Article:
Neuschafer, 40, is a veteran of the stormy waters she’s presently crusing, having labored as a constitution skipper in Patagonia, the Falkland Islands, South Georgia and Antarctica. Although she’s been around Cape Horn earlier than, this time is completely different, she says.
Previously she’s been around “the Horn” when she might select the circumstances. But nonstop from the Pacific, with restricted climate data, “I’d say, it is a notch up on nervousness. It’s nearly like … attempting to achieve the peak of Everest,” she says.
Probably the most harrowing second to date on this 12 months’s race got here in November, when Neuschafer sailed 100 miles, staying at Minnehaha’s helm by means of the night time to rescue Finland’s Tapio Lehtinen — one in all the finishers in the 2018 race. She plucked him from a life raft some 24 hours after his boat, Asteria, sank in the southern Indian Ocean.
For the rescue, race officers broke protocol and allowed her to make use of GPS and gave her a time credit score on the race. “I mainly sailed all through the night time and by morning I received inside vary of him,” she says.
Spotting Lehtinen’s tiny life raft amid 10-foot waves was removed from straightforward, Neuschafer says. “He might see … my sail [but] I could not see him, not for the lifetime of me.” She later managed to switch him to a freighter.
That incident strengthened for her how issues might change at any second. In the Golden Globe, she says, “a giant proponent of it is luck.”
The days may be serene, but additionally isolating
The drama of such days at sea is offset by others spent in relative peace. A typical day, if there is such a factor, begins simply earlier than dawn, she says, “a good time to get the time sign on the radio in order that I can synchronize my watches,” which she wants for correct celestial navigation.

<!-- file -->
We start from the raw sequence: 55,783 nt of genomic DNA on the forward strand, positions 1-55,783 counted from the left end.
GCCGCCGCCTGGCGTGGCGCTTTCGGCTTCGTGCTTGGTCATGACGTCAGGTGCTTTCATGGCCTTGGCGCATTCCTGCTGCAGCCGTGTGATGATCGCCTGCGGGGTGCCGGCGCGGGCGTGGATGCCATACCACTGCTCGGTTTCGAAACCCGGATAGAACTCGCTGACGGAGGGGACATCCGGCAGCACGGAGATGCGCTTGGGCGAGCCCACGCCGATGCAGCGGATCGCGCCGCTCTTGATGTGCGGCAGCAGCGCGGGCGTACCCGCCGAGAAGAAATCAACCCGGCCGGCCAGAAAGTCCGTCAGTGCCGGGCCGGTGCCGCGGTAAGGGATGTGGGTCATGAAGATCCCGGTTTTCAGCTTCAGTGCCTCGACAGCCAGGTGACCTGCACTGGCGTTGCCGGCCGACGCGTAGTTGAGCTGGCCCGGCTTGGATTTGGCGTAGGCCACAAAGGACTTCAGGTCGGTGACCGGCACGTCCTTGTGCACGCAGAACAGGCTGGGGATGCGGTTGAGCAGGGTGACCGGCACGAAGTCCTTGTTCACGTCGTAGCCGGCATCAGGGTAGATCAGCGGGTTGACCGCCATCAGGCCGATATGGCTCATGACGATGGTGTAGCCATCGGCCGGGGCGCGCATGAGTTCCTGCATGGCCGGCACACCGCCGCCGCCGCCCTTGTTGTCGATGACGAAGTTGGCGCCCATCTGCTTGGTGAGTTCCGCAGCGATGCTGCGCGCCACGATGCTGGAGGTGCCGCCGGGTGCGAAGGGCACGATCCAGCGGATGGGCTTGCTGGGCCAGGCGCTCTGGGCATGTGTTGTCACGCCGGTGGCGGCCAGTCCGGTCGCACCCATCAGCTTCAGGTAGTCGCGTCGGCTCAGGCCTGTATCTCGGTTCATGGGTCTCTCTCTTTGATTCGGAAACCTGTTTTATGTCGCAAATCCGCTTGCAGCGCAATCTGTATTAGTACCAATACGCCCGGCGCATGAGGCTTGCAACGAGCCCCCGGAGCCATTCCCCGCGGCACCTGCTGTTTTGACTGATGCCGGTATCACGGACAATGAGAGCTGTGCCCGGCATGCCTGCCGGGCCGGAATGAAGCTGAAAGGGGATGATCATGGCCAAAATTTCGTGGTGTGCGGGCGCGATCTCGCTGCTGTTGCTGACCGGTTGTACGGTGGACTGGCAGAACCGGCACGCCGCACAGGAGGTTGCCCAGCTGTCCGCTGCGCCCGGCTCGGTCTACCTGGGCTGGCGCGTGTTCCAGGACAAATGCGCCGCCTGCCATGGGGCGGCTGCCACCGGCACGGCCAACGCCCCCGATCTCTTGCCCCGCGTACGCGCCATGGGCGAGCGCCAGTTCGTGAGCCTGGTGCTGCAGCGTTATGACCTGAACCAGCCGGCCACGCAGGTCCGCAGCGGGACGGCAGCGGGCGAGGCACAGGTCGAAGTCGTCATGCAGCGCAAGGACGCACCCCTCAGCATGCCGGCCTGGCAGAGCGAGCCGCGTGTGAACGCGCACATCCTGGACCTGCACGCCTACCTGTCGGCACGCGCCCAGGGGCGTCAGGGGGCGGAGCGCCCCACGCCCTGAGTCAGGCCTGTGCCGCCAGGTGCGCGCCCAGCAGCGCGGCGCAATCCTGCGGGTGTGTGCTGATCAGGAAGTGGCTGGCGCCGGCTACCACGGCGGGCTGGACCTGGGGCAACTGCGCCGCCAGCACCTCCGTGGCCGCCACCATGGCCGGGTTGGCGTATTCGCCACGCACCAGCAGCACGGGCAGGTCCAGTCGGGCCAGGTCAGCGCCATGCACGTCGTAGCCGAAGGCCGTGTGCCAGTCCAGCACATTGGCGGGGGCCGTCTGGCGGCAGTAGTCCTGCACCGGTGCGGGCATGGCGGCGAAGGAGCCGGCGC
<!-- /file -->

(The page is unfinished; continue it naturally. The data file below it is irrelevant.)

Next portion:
“Then … I’ll have a cup of espresso and a bowl of cereal, after which I’ll look ahead to the solar to be excessive sufficient that I can take a cheap [sextant] sight.” A stroll around the deck to see if something is amiss and maybe a little bit of studying — at the moment it is The Bookseller of Kabul by Norwegian journalist and creator Asne Seierstad — earlier than one other sight at midday to examine her place.
Or maybe some music. It’s all on cassette, since opponents aren’t allowed a laptop of any type. As a end result, she’s listening to a lot of ’80s artists, “good music that I ordinarily would not hearken to,” she says.
The isolation was tougher for American Elliott Smith, who at 27 was the youngest entrant on this 12 months’s race. He dropped out in Australia because of rigging failure.
Reached in the Australian port metropolis of Fremantle, the surfer-turned-sailor from Florida says he would not solely rule out one other attempt at the race in 4 years. But for now, he is put his boat, Second Wind, up on the market. He appears circumspect about the future.
“It was actually apparent that I ended having fun with the crusing in some unspecified time in the future,” he confides about the rigors of the race. “There had been moments … the place I discovered myself by no means going outdoors except I needed to. I used to be like, ‘I’m simply staying in the cabin. I’m simply studying. I’m depressing.’ ”
Smith says there have been days when he would see an albatross, but was too mentally exhausted to understand the fantastic thing about it. “I used to be like, ‘This is so unhappy, you recognize?’ Like, I’ve develop into complacent [about] one thing that most individuals would by no means even attempt, you recognize?”
Neuschafer, too, has had her share of frustrations. The newest was a damaged spinnaker pole, which retains her from setting twin ahead sails on the 36-foot-long Minnehaha — her most well-liked setup for working downwind.
She’s wanting ahead to ending in early spring. But first, she nonetheless has to traverse the total Atlantic Ocean from south to north.
“I’ll get off and luxuriate in feeling the land beneath my toes.” After that, she says, “the very first thing I’d love to do is eat ice cream.”